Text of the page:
Short and Sometimes Sweet Films Kick Off Today
There is no overarching theme filmmakers have to follow when they submit their work to the DC Shorts Film Festival. Writers and producers are free to develop whatever content interests them. But according to festival director Jonathan Gann, some common threads naturally emerged this year — and in many cases, this art does appear to imitate life.
Gann said the festival judges have received numerous submissions inspired by the economic crisis, and the ongoing conflicts between Muslims and Jews. And then there is the ever-popular theme of love.
However, “It’s not really a happy romantic year,— Gann said. “It’s a this is what I got’ year.—
Whatever the mood, DC Shorts kicks off today and will run through Sept. 17. Volunteer judges will review the 100 short films accepted for the festival during the weekend showings, and each movie will be rescreened next week. Festival-goers can purchase $12 tickets to separate showcases, which includes eight to 12 films on a range of subjects, or they can buy an all-access pass to all screenings and receptions for $125.
Families on a budget can get a real bargain at the Free Family Showcase screening Saturday morning. A series of films, including the kid-friendly “Pigeon: Impossible— and “Doggie Drill Team,— will be shown at both festival locations, the Burke Theater at the U.S. Navy Memorial and the E Street Cinema.
The films range from 90 seconds to 26 minutes and are a mix of documentary and fictional material. This year’s festival is different from previous ones in that movies are being shown at two venues (the entire event used to be held at the E Street Cinema). Gann said the festival staff has also worked to make it an interactive experience by setting up post-screening question-and-answer sessions between the audience and filmmakers.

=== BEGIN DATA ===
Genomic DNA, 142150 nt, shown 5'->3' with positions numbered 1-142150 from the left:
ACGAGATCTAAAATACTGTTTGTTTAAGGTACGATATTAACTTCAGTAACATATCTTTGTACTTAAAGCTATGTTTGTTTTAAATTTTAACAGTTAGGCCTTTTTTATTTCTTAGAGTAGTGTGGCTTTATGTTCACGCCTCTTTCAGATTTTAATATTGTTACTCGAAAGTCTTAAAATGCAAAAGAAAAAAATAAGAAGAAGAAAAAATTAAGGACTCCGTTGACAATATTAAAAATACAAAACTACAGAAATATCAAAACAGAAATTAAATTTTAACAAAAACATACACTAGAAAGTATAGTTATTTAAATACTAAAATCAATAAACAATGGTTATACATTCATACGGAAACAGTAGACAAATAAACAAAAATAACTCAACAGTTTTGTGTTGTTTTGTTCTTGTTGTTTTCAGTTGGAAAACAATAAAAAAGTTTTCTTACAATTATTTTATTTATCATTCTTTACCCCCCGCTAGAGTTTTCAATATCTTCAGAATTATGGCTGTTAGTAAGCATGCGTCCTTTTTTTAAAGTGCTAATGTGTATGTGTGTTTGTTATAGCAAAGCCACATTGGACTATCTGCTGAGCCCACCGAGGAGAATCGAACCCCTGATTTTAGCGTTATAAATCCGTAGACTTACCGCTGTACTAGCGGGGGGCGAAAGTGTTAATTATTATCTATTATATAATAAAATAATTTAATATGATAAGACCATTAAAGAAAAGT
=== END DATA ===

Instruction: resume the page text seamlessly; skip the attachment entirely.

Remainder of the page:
Now in its sixth year, DC Shorts has become an established event on the film festival scene. MovieMaker magazine named the festival one of the nation’s best, and some of this year’s participants said they chose to enter because credible sources had spoken so highly of it.
For writer/director Shawn Morrison, all it took was a couple of clicks on his computer screen to know that DC Shorts was something he wanted to be a part of.
“I could tell by the Web site alone that D.C. had their act together,— he said. “D.C. has been great. They really care about the format. They’re on our side and publicizing for us.—
Morrison is showing “Forever’s Not So Long,— an end-of-the-world tale about a guy who loses everything as he faces the prospect of his final moments on earth.
The audience is never told why the world is ending — Morrison said he wanted to leave that question open-ended. Movies about the final days are usually big-budget Hollywood films, Morrison said, and he wanted his to be a character study instead.
“It’s kind of nice when you just sort of hint at something and let people’s imaginations take over. It adds to the spookiness of it,— he said.
Not all of the shorts are quite so heavy.
“Pigeon: Impossible— is a six-minute animated feature that was originally a learning vehicle for director Lucas Martell. He developed the story line — a Secret Service agent has to figure out how to remove a pigeon that has gotten into his nuclear briefcase — while teaching himself animation software. Martell also used the opportunity to help other filmmakers, recording podcasts and posting them to the film’s Web site as tutorials. Martell said the creation of the film and podcasts was a “very organic process.—
Sig Libowitz and Adam Rodgers took a story from the headlines and created a dramatic retelling using transcripts from the trials of Guantánamo Bay, Cuba, detainees.
Libowitz said he wanted to show people the complexity of the situation there — the pressures on the military officers running the trials, as well as the stress and confusion endured by prisoners.
Before reading the transcripts in a class at the University of Maryland law school, Libowitz said he “thought I had an understanding of Guantánamo.—
“But it’s much deeper, and I really wanted to show what’s going on,— he said.
Libowitz also said the movie was not made with any political motive. “It’s just to give an audience the opportunity to see what these tribunals are like,— he said.
While festival-goers are treated to creative and diverse films, it also gives filmmakers a chance to appreciate the work of their peers.
“It’s inspiring to see how other people work in that format,— Morrison said. “You see what another filmmaker does and you get jealous and think about what else you can do.—
Visit dcshorts.com for more information and to purchase tickets.